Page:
A pre-experimental pre-test post-test design was used to assess primary care providers working with pregnant women, and up to 12 months postpartum. Providers were employed at a federally qualified health center and were assessed on the topic of depression. A four-point Likert scale was utilized with the highest value indicative of the most positive response. An evidence-based educational intervention, given by a clinical expert on perinatal mood disorders was followed by the post-test questionnaire. Data was analyzed with the Wilcoxon Signed Ranks Test.

RESULTS

Findings suggest that providers have a more positive response about knowledge, interventions, and barriers associated with postpartum depression following an educational intervention.  Additionally, mental health care follow-up rates increased from 10% to 12.5% following the educational intervention.

IMPLICATION FOR PRACTICE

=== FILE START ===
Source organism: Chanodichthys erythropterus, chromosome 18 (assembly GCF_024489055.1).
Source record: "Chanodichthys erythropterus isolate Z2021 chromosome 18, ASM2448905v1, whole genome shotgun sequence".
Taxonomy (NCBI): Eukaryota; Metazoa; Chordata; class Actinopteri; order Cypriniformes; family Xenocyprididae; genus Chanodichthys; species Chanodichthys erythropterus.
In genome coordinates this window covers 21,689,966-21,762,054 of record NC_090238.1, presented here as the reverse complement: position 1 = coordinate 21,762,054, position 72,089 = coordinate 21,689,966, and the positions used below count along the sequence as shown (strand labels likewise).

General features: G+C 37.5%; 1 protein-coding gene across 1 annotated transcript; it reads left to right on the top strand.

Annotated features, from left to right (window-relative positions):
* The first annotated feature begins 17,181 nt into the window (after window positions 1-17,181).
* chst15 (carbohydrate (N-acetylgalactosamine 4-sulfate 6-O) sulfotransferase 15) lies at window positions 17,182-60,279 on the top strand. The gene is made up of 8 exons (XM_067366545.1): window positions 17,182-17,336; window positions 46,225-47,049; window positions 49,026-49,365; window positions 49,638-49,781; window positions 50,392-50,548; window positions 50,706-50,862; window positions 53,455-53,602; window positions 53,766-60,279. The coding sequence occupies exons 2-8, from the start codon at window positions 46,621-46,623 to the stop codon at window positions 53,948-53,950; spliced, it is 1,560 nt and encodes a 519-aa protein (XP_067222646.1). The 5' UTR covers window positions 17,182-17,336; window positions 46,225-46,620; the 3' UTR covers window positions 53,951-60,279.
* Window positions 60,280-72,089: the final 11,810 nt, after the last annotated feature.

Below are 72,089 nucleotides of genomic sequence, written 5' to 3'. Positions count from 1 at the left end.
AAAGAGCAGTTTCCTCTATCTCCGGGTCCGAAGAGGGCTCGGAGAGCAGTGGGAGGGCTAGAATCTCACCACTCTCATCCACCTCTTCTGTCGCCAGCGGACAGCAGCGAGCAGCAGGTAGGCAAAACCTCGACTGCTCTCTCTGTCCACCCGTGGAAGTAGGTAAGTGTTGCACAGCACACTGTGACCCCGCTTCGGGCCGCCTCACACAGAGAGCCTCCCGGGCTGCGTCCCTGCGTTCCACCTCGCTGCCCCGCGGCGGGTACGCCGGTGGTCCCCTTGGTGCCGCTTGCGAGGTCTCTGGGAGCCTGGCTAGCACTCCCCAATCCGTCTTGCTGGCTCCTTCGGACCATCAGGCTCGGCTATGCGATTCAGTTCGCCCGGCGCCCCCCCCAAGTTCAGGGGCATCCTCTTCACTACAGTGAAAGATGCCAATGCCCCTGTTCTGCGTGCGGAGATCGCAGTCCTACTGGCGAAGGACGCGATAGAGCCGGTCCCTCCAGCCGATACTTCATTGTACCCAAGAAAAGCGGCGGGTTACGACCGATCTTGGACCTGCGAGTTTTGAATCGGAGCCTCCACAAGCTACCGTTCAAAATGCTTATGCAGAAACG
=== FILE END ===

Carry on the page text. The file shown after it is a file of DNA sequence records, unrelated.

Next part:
Quality improvement efforts involving evidence-based educational interventions on postpartum depression, given to primary care providers, may assist in improving health outcomes for both mother and baby.

 

Dr. Holly Dillon Dockery

Holly Dockery

Dr. Holly Dillon Dockery


Degree:
DNP
Degree Concentration:
AGNP

 


TITLE

The Development, Implementation, and Evaluation of a Web-Based Learning Module on Advanced Care Planning: Enhancing the Knowledge of Clinical and Advance Practice Nurses in Tennessee

PURPOSE

The use of a web-based learning modules has been suggested as a way to reach out to healthcare professionals to improve the processes surrounding Advanced Care Planning (ACP) for adults with chronic conditions. The purpose of this project is to develop, implement, and evaluate an ACP educational program for clinical nurses and advance practice nurses in Tennessee.

METHODOLOGY

The program is guided by the PRECEDE-PROCEED model, which has been shown to be effective for healthcare education. The non-experimental design included a needs assessment, personal profile/demographic survey, an educational intervention in the form of a web-based learning module with associated pre-post-tests, and program evaluation.